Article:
Will trade wars cause sudden marine electronics price increases?

A US versus EU trade war cartoon courtesy of the China Daily seems like a fit illustration of the Navico “2018 Price adjustment warning” recently sent out to dealers (one of whom shared it with Panbo). As you can read below, the company is trying to answer questions about what all the changing tariff changes may do to their costs and hence our costs as well as the business situation for everyone in between.

Navico doesn’t really know yet, but while presently “unaffected by these new tariffs” they warn that “if in future we do see an impact, then we may not be able honour notice periods and may implement price changes on a cost recovery basis.” Given that just about every other major marine electronics company similarly sources “a percentage of raw materials & 3rd party finish goods sourced from Asia” and also manufactures outside the United States, are they sending out similar warnings? Will any good come out of all this? Any harm to the relatively tiny global marine electronics industry?

2018 Price adjustment warning

Dear Customer,

I am sure most of you are aware of the ongoing tariff negotiations between America and the rest of the world. During June there has been a step in tariffs & relations between USA, Mexico, China, Europe and Canada. We have been getting a lot of questions about how this will effect Navico 2019 pricing. The short answer is we don’t know, it’s a bit of wait & see to see how this escalates. Certainly no one expected a 25% import duty on American boats to Europe a month ago.

The longer answer is: As most of you know we manufacture the bulk of our equipment in Mexico with a percentage of raw materials & 3rd party finish goods sourced from Asia. The Section 232 Tariffs imposed on steel and aluminium imports have no direct short term impact for Navico, although there may be a longer term impact as our USA sourced parts, using Chinese metals, may increase in cost, and there is the well-publicised immediate impact on US Boatbuilders. However the Section 301 Tariffs, some of which came into effect 6th July, are directly impacting parts that are used in our manufacturing process, as well as some 3rd party products we sell. So far our Supply Chain, who have been monitoring and taking pre-emptive actions for some weeks, has managed to mitigate any cost impact through changing suppliers, moving manufacturing locations and a host of other mitigating actions. However this is a highly fluid situation, and whilst we continue to monitor, review and adjust and work with our downstream supply chain to mitigate any impact, there will continue to be a risk of cost increases as a result of these tariffs.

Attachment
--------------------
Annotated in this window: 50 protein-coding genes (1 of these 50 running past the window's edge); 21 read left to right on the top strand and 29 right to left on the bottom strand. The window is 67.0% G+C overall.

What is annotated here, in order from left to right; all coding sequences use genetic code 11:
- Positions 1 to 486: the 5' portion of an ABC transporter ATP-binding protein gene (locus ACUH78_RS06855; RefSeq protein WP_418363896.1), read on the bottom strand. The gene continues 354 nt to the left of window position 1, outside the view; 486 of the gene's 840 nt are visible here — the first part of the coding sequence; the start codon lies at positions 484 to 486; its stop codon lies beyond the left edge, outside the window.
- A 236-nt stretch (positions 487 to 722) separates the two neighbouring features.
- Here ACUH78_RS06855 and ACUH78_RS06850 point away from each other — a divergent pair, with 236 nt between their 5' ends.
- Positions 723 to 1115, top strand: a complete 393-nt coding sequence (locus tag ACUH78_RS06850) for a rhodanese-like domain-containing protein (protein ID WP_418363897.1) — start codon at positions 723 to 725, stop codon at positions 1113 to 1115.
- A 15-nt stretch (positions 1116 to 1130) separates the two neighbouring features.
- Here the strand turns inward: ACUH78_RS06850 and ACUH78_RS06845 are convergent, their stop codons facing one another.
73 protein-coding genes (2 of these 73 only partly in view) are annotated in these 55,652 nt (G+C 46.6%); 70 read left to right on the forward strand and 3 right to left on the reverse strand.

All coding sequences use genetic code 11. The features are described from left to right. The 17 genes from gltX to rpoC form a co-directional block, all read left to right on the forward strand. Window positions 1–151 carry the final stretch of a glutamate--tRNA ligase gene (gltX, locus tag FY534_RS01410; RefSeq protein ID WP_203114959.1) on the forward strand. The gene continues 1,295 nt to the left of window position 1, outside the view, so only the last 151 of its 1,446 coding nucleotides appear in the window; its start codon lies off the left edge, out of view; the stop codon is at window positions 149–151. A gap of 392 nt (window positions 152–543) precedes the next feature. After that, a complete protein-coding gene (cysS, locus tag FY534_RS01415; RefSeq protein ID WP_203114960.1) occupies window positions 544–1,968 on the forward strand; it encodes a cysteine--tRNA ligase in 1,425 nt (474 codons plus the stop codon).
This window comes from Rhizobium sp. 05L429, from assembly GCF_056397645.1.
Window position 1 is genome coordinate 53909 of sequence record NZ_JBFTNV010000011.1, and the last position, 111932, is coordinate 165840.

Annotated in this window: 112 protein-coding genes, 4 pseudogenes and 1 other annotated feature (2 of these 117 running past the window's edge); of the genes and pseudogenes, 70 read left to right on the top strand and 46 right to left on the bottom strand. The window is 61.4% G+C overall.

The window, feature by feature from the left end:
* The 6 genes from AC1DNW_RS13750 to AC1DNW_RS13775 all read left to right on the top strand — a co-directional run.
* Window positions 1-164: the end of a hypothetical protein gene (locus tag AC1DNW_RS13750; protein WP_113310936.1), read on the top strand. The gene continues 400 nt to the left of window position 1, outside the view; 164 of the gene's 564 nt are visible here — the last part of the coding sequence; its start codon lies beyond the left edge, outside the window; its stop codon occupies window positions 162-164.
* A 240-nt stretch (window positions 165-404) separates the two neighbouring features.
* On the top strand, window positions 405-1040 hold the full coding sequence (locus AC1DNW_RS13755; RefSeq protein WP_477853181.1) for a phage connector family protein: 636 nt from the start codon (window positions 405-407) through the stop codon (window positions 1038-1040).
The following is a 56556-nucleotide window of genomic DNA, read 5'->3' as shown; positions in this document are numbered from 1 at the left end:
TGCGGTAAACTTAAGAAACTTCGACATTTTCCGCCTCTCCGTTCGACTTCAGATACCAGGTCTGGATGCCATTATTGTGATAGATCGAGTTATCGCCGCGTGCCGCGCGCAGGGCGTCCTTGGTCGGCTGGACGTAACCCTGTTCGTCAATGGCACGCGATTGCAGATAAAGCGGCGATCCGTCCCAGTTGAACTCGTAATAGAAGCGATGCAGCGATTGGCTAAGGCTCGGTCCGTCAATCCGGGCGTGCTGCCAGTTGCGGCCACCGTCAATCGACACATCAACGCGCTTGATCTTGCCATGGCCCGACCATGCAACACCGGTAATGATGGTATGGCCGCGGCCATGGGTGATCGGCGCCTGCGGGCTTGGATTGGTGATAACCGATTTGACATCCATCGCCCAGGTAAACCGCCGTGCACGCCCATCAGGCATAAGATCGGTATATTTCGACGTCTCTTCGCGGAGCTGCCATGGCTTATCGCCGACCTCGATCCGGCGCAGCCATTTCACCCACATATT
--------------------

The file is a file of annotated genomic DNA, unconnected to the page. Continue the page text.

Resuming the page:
The purpose of this notice is to highlight that while Navico does register that we have contractual price change periods, we consider this for normal trading situations. The size & speed of the tariff implementation is something outside the norm and something that we may not be able to absorb or reasonably anticipate. As a result we are using this notice for the dual purpose to notify you that presently we are unaffected by these new tariffs, but if in future we do see an impact, then we may not be able honour notice periods and may implement price changes on a cost recovery basis (eg. whatever we are taxed either on finished good or raw material we will pass on at a 1:1 basis).

Ben Ellison

Ben Ellison

Panbo editor, publisher & chief bottlewasher from 4/2005 until 8/2018, and now pleased to have Ben Stein as a very able publisher, webmaster, and editing colleague. Please don't regard him as an "expert"; he's getting quite old and thinks that "fadiddling fumble-putz" is a more accurate description.

1 Response

  1. Ben Ellison Ben Ellison says:

    “CEO Bob Johnstone was negotiating the sale of a 53-foot (16-meter), $2.2 million yacht to a buyer in Monaco when the European Union announced a 25 percent tariff on American-made boats as retaliation for the Trump administration’s tariffs on imported aluminum and steel…The deal is now dead. So is the Rhode Island-based company’s plan to expand sales into Europe.”


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